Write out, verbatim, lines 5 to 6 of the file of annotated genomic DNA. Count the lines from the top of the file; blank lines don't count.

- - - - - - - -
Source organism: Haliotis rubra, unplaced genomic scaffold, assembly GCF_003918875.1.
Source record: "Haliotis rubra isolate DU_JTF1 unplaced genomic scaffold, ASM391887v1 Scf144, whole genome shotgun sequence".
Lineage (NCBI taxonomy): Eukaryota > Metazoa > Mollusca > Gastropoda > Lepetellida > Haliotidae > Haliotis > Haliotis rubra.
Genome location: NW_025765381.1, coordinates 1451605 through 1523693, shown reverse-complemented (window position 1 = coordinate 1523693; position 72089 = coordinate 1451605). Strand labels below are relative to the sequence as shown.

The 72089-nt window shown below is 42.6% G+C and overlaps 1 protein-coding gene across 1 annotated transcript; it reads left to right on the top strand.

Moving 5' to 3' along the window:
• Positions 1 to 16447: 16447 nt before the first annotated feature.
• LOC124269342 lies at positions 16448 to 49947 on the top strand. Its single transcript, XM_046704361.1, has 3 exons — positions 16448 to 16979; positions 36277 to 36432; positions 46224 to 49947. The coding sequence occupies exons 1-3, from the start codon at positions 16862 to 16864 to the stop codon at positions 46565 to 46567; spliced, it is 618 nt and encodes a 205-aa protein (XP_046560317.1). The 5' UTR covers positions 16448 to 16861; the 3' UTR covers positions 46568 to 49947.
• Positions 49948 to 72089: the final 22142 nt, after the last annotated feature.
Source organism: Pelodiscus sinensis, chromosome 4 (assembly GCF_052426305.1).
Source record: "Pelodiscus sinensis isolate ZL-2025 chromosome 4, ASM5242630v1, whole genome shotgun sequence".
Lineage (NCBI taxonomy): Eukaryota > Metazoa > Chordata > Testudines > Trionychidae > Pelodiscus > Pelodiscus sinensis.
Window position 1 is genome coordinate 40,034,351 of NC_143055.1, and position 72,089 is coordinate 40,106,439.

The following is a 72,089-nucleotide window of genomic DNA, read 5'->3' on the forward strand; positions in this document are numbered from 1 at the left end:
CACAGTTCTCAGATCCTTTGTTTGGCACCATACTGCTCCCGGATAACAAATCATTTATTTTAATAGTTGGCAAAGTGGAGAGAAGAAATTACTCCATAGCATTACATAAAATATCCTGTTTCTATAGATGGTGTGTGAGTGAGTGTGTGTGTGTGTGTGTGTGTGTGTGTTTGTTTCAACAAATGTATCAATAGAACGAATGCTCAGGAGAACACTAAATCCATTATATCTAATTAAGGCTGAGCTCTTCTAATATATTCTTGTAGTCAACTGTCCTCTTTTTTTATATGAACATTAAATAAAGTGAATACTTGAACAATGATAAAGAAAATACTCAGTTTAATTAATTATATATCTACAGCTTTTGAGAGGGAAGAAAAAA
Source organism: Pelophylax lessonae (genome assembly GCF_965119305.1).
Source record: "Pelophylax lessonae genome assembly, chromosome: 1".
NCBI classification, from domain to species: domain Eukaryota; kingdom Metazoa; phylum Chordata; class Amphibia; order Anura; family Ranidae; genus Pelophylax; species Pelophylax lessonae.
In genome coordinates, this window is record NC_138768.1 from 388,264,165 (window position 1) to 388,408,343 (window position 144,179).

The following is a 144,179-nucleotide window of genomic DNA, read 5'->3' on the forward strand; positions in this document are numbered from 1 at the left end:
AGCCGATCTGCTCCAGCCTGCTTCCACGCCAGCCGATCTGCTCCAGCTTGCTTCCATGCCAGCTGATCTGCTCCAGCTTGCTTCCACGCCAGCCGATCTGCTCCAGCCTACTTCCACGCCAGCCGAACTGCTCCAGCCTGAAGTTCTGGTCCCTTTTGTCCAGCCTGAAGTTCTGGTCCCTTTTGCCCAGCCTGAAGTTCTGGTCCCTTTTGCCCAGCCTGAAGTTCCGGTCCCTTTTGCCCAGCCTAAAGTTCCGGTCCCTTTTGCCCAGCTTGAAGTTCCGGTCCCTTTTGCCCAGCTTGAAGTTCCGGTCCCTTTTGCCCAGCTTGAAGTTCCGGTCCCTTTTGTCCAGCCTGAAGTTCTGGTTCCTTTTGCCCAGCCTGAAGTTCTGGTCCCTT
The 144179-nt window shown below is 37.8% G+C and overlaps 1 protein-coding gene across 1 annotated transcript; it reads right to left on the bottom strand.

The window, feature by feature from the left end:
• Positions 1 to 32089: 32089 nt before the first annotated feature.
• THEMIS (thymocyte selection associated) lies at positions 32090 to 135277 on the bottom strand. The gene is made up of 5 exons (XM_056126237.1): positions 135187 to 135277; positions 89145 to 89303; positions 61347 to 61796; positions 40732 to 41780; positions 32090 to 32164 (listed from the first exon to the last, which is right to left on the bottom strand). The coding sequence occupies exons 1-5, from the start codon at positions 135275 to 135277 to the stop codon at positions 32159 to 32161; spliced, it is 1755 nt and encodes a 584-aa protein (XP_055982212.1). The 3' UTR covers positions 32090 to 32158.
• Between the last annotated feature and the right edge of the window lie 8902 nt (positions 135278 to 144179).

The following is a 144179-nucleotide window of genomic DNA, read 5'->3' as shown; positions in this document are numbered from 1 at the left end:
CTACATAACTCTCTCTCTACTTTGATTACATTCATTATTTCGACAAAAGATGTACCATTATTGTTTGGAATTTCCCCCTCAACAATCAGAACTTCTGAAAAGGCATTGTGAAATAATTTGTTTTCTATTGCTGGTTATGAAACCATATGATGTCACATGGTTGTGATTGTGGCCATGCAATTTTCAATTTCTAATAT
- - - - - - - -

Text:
The 72089-nt window shown below is 42.6% G+C and overlaps 1 protein-coding gene across 1 annotated transcript; it reads left to right on the top strand.

Moving 5' to 3' along the window: